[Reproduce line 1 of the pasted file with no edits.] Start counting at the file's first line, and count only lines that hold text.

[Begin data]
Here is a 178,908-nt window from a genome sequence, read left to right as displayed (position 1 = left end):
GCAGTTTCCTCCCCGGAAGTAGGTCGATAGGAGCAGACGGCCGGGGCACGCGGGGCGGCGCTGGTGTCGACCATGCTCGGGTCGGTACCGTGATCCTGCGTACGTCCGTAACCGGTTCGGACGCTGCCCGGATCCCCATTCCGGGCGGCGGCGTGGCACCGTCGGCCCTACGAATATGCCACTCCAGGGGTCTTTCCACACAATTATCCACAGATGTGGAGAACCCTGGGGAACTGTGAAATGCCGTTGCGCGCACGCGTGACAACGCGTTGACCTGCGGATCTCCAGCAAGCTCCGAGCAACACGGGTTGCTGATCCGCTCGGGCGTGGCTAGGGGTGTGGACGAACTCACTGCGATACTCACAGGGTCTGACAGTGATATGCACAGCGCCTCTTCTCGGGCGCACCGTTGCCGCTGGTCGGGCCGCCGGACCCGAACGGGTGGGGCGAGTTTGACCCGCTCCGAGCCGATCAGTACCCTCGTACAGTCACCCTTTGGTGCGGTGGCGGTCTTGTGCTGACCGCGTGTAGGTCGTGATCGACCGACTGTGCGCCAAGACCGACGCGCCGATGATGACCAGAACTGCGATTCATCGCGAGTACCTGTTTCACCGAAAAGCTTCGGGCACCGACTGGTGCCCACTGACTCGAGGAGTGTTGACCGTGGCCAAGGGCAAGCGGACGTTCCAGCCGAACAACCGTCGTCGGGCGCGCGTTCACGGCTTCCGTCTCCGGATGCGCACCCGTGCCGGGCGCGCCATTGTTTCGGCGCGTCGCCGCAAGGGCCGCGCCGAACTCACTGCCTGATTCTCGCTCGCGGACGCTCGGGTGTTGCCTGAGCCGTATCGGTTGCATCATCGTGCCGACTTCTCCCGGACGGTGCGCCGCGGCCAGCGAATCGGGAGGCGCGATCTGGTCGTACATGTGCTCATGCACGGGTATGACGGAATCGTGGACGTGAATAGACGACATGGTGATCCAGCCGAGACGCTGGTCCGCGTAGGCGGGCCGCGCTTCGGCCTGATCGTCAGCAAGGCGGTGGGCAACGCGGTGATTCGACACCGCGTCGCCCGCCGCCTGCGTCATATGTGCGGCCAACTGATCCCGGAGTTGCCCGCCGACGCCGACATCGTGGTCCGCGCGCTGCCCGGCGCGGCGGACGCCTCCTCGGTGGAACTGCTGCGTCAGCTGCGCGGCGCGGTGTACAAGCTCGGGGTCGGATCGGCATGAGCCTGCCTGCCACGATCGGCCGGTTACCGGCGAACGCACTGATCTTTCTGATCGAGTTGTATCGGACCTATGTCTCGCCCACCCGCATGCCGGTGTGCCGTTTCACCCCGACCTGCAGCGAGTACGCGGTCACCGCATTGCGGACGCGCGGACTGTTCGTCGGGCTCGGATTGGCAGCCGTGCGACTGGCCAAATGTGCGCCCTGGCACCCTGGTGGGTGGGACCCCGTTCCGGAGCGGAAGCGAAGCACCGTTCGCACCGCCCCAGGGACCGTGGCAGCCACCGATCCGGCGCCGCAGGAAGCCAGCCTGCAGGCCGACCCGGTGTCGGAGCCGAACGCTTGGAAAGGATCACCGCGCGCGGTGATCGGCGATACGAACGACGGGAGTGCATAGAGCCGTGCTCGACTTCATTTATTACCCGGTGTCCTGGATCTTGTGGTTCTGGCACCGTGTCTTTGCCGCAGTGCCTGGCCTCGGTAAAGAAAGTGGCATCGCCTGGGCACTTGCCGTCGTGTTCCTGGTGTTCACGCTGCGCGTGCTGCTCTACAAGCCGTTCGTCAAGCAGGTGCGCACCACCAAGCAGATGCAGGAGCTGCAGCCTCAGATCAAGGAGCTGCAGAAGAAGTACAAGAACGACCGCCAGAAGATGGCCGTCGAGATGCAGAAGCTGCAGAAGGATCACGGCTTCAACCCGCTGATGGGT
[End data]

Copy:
Here is a 178,908-nt window from a genome sequence, read left to right as displayed (position 1 = left end):